British Slang

London Street Scene

Winston Churchill once famously said that the United States and Great Britain are two countries separated by a common language. In that vein, I offer up the following paragraph, with a handful of British slang words embedded. I should also note that this paragraph also demonstrates my first use of footnotes. This is done using a facility called mark down. Doing this was an interesting exercise and actually was the whole point of this blog post.

I was in the pub last night and there this scouser1, who was already quite legless2. He had spent all his quid by then and was completely skint3 by then. I called this bloke a taxi and when it came, I tried to help him into the backseat. Instead, he ran around the vehicle and climbed in the front passenger seat, while shouting “bagsy4“. As he pulled away, he looked quite chuffed5.

In other news, Anne scored a snow day of sorts. A broken water main caused the issue of a boil order. At home, we are unaffected, but a large portion of the school district was. So on Sunday, Anne got an email telling her that classes for Monday were cancelled. This was also on the evening news, but at oh-no-dark-thirty Anne got a robo call from her actual employer, Kelly. It was a long message, with multiple phone numbers repeated twice that she had to endure until its end, before being able to opt out of any further such calls for the day.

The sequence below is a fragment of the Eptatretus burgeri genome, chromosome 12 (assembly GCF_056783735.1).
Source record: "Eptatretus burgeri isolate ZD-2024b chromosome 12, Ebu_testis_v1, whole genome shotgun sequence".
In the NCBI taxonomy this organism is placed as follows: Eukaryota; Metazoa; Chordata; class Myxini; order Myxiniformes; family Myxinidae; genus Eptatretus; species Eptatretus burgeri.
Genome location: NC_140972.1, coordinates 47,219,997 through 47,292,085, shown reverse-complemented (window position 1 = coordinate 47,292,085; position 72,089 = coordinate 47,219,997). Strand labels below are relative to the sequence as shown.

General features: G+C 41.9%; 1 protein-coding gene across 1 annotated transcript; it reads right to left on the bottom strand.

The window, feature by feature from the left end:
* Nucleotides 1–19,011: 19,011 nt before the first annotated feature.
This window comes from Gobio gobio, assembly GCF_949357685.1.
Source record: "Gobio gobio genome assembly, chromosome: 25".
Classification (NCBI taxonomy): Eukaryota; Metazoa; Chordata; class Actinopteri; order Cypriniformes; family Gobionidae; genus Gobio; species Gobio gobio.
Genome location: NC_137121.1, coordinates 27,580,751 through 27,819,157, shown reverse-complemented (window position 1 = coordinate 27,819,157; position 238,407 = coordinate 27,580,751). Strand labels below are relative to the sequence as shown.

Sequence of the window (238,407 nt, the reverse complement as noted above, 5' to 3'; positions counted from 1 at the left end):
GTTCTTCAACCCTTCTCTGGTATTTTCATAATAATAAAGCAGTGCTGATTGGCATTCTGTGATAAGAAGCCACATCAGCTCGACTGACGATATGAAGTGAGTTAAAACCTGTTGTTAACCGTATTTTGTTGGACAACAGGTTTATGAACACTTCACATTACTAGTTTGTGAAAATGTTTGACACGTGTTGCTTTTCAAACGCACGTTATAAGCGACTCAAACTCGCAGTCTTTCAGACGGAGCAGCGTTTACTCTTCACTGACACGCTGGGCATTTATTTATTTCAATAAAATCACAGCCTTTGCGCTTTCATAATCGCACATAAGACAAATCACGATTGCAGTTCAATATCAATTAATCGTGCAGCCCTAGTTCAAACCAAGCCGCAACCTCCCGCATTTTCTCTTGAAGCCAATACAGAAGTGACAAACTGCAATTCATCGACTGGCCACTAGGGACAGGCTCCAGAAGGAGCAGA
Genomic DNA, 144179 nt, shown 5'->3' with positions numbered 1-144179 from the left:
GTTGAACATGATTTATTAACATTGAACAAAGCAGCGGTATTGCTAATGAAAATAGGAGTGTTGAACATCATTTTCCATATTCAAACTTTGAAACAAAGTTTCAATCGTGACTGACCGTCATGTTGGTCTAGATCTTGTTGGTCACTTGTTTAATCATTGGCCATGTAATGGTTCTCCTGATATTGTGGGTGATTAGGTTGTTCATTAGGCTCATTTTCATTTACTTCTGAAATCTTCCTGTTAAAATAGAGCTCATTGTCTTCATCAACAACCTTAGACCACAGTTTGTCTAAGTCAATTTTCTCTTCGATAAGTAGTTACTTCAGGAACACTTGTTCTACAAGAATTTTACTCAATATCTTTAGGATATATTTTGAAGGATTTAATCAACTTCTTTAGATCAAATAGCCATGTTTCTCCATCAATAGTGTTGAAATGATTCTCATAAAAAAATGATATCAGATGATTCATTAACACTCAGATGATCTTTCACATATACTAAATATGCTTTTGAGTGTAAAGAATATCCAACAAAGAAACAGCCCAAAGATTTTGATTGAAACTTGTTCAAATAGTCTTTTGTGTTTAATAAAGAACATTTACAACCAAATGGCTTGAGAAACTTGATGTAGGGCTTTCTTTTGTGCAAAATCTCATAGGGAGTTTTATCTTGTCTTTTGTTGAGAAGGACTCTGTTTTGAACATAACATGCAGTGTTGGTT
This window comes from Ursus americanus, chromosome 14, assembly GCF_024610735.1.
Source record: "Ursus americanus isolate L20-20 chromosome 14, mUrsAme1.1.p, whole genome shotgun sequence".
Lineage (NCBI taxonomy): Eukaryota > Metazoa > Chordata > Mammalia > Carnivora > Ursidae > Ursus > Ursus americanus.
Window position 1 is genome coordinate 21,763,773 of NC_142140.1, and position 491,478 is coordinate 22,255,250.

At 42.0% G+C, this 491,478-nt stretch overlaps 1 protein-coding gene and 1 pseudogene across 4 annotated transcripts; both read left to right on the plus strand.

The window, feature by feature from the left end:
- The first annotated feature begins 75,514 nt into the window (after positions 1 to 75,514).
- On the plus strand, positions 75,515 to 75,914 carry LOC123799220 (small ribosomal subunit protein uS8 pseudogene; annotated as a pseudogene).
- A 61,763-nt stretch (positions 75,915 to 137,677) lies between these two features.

The news is now saying that the boil order may remain in place for two to three days. Does anyone want to bet that Anne gets another call tomorrow? So what should we do with this unexpected bounty? What to do? What to do?

  1. Someone from Liverpool. 
  2. Drunk. 
  3. Broke. 
  4. The same as calling shotgun. 
  5. Pleased or delighted. 

4 thoughts on “British Slang

  1. I got a call just before noon this morning saying the boil order had ended, that they had tested the water and it was okay now. Didn’t matter – it didn’t affect me anyway.

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